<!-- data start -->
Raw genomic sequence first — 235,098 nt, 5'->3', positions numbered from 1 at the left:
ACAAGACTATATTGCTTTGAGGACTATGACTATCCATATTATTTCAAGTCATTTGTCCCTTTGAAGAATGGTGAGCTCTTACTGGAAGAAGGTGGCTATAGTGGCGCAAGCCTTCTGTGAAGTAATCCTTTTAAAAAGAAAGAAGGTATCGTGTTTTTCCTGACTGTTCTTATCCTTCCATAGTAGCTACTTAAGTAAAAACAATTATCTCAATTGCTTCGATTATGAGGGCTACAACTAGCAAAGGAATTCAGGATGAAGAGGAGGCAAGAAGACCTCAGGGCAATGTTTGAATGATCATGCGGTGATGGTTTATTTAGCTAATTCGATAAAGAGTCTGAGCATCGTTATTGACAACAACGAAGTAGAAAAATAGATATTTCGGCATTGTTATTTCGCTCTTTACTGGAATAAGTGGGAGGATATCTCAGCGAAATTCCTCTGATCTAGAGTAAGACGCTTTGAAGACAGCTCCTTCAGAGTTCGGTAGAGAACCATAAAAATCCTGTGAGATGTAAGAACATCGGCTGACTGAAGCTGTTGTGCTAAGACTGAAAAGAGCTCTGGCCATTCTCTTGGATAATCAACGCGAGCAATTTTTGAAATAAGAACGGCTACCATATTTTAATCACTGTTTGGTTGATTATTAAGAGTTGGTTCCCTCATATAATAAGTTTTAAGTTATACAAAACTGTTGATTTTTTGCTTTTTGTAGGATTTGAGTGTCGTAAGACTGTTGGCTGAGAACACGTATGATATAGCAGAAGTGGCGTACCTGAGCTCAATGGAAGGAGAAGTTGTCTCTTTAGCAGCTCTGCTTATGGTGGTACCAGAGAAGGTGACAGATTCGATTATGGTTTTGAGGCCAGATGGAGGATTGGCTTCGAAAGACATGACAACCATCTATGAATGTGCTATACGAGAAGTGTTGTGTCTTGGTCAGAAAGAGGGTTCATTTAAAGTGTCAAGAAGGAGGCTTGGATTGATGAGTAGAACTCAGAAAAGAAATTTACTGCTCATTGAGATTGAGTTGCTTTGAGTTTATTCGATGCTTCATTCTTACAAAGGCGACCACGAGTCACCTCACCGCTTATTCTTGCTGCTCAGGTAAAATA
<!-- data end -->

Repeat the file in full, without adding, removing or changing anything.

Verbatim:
Raw genomic sequence first — 235,098 nt, 5'->3', positions numbered from 1 at the left:
ACAAGACTATATTGCTTTGAGGACTATGACTATCCATATTATTTCAAGTCATTTGTCCCTTTGAAGAATGGTGAGCTCTTACTGGAAGAAGGTGGCTATAGTGGCGCAAGCCTTCTGTGAAGTAATCCTTTTAAAAAGAAAGAAGGTATCGTGTTTTTCCTGACTGTTCTTATCCTTCCATAGTAGCTACTTAAGTAAAAACAATTATCTCAATTGCTTCGATTATGAGGGCTACAACTAGCAAAGGAATTCAGGATGAAGAGGAGGCAAGAAGACCTCAGGGCAATGTTTGAATGATCATGCGGTGATGGTTTATTTAGCTAATTCGATAAAGAGTCTGAGCATCGTTATTGACAACAACGAAGTAGAAAAATAGATATTTCGGCATTGTTATTTCGCTCTTTACTGGAATAAGTGGGAGGATATCTCAGCGAAATTCCTCTGATCTAGAGTAAGACGCTTTGAAGACAGCTCCTTCAGAGTTCGGTAGAGAACCATAAAAATCCTGTGAGATGTAAGAACATCGGCTGACTGAAGCTGTTGTGCTAAGACTGAAAAGAGCTCTGGCCATTCTCTTGGATAATCAACGCGAGCAATTTTTGAAATAAGAACGGCTACCATATTTTAATCACTGTTTGGTTGATTATTAAGAGTTGGTTCCCTCATATAATAAGTTTTAAGTTATACAAAACTGTTGATTTTTTGCTTTTTGTAGGATTTGAGTGTCGTAAGACTGTTGGCTGAGAACACGTATGATATAGCAGAAGTGGCGTACCTGAGCTCAATGGAAGGAGAAGTTGTCTCTTTAGCAGCTCTGCTTATGGTGGTACCAGAGAAGGTGACAGATTCGATTATGGTTTTGAGGCCAGATGGAGGATTGGCTTCGAAAGACATGACAACCATCTATGAATGTGCTATACGAGAAGTGTTGTGTCTTGGTCAGAAAGAGGGTTCATTTAAAGTGTCAAGAAGGAGGCTTGGATTGATGAGTAGAACTCAGAAAAGAAATTTACTGCTCATTGAGATTGAGTTGCTTTGAGTTTATTCGATGCTTCATTCTTACAAAGGCGACCACGAGTCACCTCACCGCTTATTCTTGCTGCTCAGGTAAAATA